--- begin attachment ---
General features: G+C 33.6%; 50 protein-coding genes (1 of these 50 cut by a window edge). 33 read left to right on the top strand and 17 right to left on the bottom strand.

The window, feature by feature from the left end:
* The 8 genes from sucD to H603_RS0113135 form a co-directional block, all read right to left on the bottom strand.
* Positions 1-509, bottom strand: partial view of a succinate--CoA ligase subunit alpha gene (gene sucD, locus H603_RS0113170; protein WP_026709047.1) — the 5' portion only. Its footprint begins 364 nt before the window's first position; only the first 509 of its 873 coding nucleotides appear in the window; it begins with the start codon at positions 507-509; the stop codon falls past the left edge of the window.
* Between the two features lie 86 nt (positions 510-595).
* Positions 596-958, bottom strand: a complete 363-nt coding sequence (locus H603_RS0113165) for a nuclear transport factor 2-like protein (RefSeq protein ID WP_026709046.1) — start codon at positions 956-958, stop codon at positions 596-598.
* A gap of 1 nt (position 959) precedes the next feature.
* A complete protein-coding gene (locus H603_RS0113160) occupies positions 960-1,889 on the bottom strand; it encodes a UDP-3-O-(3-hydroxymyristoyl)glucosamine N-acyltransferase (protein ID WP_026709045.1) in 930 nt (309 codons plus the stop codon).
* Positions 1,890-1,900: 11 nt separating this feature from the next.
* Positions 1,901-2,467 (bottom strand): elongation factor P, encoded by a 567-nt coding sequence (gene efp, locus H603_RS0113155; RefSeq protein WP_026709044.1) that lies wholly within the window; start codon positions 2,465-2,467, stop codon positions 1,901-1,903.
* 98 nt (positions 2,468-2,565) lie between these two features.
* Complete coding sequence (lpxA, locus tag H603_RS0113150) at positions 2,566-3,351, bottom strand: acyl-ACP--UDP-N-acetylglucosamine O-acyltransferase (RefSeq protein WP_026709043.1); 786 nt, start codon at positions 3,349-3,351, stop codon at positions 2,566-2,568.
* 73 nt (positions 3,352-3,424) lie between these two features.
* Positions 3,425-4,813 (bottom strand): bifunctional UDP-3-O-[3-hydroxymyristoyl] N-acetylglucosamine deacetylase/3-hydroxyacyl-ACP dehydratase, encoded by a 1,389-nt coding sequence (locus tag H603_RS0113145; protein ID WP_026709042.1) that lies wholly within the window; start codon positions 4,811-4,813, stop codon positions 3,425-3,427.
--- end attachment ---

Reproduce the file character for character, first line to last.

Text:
General features: G+C 33.6%; 50 protein-coding genes (1 of these 50 cut by a window edge). 33 read left to right on the top strand and 17 right to left on the bottom strand.

The window, feature by feature from the left end:
* The 8 genes from sucD to H603_RS0113135 form a co-directional block, all read right to left on the bottom strand.
* Positions 1-509, bottom strand: partial view of a succinate--CoA ligase subunit alpha gene (gene sucD, locus H603_RS0113170; protein WP_026709047.1) — the 5' portion only. Its footprint begins 364 nt before the window's first position; only the first 509 of its 873 coding nucleotides appear in the window; it begins with the start codon at positions 507-509; the stop codon falls past the left edge of the window.
* Between the two features lie 86 nt (positions 510-595).
* Positions 596-958, bottom strand: a complete 363-nt coding sequence (locus H603_RS0113165) for a nuclear transport factor 2-like protein (RefSeq protein ID WP_026709046.1) — start codon at positions 956-958, stop codon at positions 596-598.
* A gap of 1 nt (position 959) precedes the next feature.
* A complete protein-coding gene (locus H603_RS0113160) occupies positions 960-1,889 on the bottom strand; it encodes a UDP-3-O-(3-hydroxymyristoyl)glucosamine N-acyltransferase (protein ID WP_026709045.1) in 930 nt (309 codons plus the stop codon).
* Positions 1,890-1,900: 11 nt separating this feature from the next.
* Positions 1,901-2,467 (bottom strand): elongation factor P, encoded by a 567-nt coding sequence (gene efp, locus H603_RS0113155; RefSeq protein WP_026709044.1) that lies wholly within the window; start codon positions 2,465-2,467, stop codon positions 1,901-1,903.
* 98 nt (positions 2,468-2,565) lie between these two features.
* Complete coding sequence (lpxA, locus tag H603_RS0113150) at positions 2,566-3,351, bottom strand: acyl-ACP--UDP-N-acetylglucosamine O-acyltransferase (RefSeq protein WP_026709043.1); 786 nt, start codon at positions 3,349-3,351, stop codon at positions 2,566-2,568.
* 73 nt (positions 3,352-3,424) lie between these two features.
* Positions 3,425-4,813 (bottom strand): bifunctional UDP-3-O-[3-hydroxymyristoyl] N-acetylglucosamine deacetylase/3-hydroxyacyl-ACP dehydratase, encoded by a 1,389-nt coding sequence (locus tag H603_RS0113145; protein ID WP_026709042.1) that lies wholly within the window; start codon positions 4,811-4,813, stop codon positions 3,425-3,427.